Audi A6 Allroad

Cargo room extends to 1680 litres with the rear seats folded down, and the AWD Quattro system ensures that you’ll get around secondary roads and the odd track pretty comfortably in an A6 Allroad.  A nice wagon to drive, and the surfboard can go on the roof or slide in along the flat cargo area.  A sportier drive than a similarly capable Subaru Outback.  The Audi A6 Allroad Wagon 45TDI is offered in Australia and runs with a tiptronic 8-speed quattro drive.  The 3.0-litre Turbo-Diesel is a peach, packing a healthy 183 kW/600 Nm from its V6 configuration, and scampers from a standstill to 100 km/h in less than 7 seconds.

BMW X3, X5

 

BMW X3 and X5 models are really nice SUV wagons for open road touring.  All are stylish, AWD, and superbly comfortable.  Diesel, electric and petrol engines are available for the X3 that offers between 135–285 kW of power and 300–620 Nm of torque.  X5 models get between 170 and 460 kW of power and 450–750 Nm of torque.  4×4 (AWD) ability make them handy when getting down to the beach or picnic area.  All X models have 5-doors, 5-seats, a 5-star ANCAP safety rating, and the X3 has 1600 litres of boot space with the rear seats folded flat; X5 has 2047 litres.

Ford Everest

The Ford Everest is magnificent.  Its 3.2 Diesel Turbo engine delivers 157 kW and 500 Nm.  The 10-speed automatic and serious 4×4 capability ensure you won’t easily get stuck in this one.  Smooth, loads of road presence, and comfortable, there isn’t many negatives.  1796 litres of boot space is available with the seats folded down.  It has 5-doors, 5-seats, and a 5-star ANCAP safety rating.

Haval H9

The big Haval H9 SUV Wagon gets a standard adaptive six-mode 4×4 terrain control system and a 700 mm wading depth.  The 180 kW/350 Nm turbo-four petrol/eight-speed auto is smooth and impresses.  A massive boot space combined with excellent features and a relaxing drive makes it a great surfing/adventure vehicle.  It’s also keenly priced.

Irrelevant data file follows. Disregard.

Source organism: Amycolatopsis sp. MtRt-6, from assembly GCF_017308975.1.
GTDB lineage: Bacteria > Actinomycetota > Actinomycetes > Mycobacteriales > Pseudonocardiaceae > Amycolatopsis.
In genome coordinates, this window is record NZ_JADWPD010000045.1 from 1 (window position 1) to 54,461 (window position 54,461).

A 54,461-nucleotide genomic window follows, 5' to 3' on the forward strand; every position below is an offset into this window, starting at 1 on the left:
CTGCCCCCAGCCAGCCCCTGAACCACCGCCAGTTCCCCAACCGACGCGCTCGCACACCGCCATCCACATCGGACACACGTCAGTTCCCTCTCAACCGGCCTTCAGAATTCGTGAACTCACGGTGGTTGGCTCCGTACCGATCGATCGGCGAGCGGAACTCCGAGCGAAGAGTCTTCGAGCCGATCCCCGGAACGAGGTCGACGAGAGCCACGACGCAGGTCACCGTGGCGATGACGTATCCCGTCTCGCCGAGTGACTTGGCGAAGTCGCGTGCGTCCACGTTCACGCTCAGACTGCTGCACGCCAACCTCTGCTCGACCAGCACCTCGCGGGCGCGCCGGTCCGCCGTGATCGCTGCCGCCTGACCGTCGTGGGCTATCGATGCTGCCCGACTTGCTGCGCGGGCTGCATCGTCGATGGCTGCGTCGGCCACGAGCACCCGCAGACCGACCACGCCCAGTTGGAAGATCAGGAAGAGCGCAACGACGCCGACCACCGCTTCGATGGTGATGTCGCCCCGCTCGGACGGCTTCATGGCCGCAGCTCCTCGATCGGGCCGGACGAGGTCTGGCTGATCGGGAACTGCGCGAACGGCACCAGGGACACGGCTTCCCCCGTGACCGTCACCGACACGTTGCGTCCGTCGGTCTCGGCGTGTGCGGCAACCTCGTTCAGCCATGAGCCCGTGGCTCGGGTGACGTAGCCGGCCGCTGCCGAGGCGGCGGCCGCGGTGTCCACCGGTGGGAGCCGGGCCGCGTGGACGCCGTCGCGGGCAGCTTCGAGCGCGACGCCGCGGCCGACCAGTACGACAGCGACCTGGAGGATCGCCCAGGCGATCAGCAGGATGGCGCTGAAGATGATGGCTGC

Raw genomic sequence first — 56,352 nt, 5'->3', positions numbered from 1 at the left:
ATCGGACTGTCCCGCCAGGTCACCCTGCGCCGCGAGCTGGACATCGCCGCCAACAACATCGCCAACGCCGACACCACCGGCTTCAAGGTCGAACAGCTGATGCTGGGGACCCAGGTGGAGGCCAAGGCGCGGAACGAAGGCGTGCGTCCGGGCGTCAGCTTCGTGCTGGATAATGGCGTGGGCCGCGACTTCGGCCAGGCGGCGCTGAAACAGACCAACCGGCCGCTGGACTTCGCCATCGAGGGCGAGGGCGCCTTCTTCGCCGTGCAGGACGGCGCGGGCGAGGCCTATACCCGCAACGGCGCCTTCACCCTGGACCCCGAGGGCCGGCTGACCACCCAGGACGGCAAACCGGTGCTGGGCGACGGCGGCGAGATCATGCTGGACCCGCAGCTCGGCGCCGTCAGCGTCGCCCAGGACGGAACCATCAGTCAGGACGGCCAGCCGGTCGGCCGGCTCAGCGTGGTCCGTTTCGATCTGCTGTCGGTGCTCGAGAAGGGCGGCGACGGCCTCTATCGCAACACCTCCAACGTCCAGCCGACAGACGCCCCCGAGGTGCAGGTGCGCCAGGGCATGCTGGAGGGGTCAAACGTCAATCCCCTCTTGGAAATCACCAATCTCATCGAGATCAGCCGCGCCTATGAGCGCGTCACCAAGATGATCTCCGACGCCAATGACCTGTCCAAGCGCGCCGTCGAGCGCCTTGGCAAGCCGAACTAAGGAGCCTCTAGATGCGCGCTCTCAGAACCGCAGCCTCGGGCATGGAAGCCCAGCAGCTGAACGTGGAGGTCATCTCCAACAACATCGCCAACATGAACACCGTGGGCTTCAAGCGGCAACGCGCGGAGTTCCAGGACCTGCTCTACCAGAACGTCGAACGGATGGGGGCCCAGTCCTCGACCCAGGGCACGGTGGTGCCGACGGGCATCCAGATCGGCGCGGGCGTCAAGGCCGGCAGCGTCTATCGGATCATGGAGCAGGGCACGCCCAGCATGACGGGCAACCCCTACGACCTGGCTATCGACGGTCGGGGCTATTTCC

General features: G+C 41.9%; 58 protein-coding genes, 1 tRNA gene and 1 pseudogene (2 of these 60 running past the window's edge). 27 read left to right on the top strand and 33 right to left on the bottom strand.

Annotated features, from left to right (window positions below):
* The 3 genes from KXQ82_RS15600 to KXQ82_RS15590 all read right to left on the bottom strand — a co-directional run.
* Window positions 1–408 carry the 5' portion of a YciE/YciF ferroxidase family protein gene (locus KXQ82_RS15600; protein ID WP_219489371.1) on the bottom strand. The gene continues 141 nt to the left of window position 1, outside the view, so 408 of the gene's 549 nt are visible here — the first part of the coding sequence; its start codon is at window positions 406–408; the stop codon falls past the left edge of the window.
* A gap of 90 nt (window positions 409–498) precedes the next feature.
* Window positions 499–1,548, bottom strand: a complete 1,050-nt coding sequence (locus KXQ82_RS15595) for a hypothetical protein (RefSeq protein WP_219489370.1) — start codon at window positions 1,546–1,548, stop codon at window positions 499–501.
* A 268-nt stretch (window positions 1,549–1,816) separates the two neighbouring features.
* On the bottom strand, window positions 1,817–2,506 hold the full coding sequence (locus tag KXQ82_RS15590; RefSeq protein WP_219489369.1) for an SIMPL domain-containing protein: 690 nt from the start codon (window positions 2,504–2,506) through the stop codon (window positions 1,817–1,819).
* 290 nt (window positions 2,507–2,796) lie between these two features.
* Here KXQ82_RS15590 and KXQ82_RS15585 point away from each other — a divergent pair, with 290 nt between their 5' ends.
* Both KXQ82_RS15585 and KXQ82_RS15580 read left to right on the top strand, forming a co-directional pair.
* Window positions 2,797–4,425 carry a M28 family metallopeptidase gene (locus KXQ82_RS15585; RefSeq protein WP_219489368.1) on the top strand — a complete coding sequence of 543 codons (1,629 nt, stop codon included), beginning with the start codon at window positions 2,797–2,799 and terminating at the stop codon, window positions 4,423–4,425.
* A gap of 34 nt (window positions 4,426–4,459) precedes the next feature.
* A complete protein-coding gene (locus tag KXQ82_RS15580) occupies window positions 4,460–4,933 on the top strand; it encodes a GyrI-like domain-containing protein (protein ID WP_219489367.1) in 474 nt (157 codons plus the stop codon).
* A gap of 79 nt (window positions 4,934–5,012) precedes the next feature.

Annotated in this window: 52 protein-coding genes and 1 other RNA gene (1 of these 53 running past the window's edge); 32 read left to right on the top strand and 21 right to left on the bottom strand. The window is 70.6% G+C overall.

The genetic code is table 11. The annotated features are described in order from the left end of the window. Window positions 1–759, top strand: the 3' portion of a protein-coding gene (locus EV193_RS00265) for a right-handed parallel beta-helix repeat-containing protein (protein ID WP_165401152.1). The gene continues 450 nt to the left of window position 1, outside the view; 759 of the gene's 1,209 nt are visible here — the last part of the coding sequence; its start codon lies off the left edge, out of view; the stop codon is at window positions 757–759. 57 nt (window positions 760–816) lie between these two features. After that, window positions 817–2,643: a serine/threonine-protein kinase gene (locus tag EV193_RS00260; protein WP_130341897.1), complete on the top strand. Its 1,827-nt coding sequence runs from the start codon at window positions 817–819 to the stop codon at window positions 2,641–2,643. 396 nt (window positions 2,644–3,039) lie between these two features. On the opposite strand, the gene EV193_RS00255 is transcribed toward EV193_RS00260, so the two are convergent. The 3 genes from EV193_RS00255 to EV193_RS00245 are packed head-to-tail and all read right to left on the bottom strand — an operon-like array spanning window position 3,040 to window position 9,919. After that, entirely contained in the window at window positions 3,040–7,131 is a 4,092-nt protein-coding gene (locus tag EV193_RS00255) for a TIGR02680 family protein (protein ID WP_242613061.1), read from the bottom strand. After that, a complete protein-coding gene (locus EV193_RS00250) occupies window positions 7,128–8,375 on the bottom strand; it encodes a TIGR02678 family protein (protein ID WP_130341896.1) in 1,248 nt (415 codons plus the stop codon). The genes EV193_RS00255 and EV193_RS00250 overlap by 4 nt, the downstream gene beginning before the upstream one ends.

Hyundai Santa Fe

Hyundai’s 7-seat Santa Fe SUV is large.  With a choice between a 206 kW/336 Nm 3.5-litre V6 petrol or a 147 kW/440 Nm 2.2-litre turbo-diesel four, the Santa Fe range is a great driving machine and is available in AWD.  Comfortable, and particularly well set-up in diesel guise, the Santa Fe is a warm travelling companion.  Boot space: 2042 litres.

Isuzu MU-X

A 7-seater with five doors and a rugged 3.0 Turbo-diesel motor is hard to overlook.  Stylish and tough, Isuzu’s new MU-X seven-seat off-roader comes in three spec levels (LS-M, LS-U and range-topping LS-T), each with the option of RWD or 4WD and standard with a six-speed automatic transmission.  140 kW and 450 Nm of torque match with a 3.5 tonne towing capacity.  ANCAP five-star safety and a boot space of 2138 litres makes the MU-X a perfect surfer’s wagon.

Jeep Wrangler

The LWB Jeep Wranglers are stunning lookers.  Perfect in every way but only let down by a rather mediocre safety rating 3 out of 5 stars.  2050 litres of boot space and 4×4 tenacity.

Jeep Grand Cherokee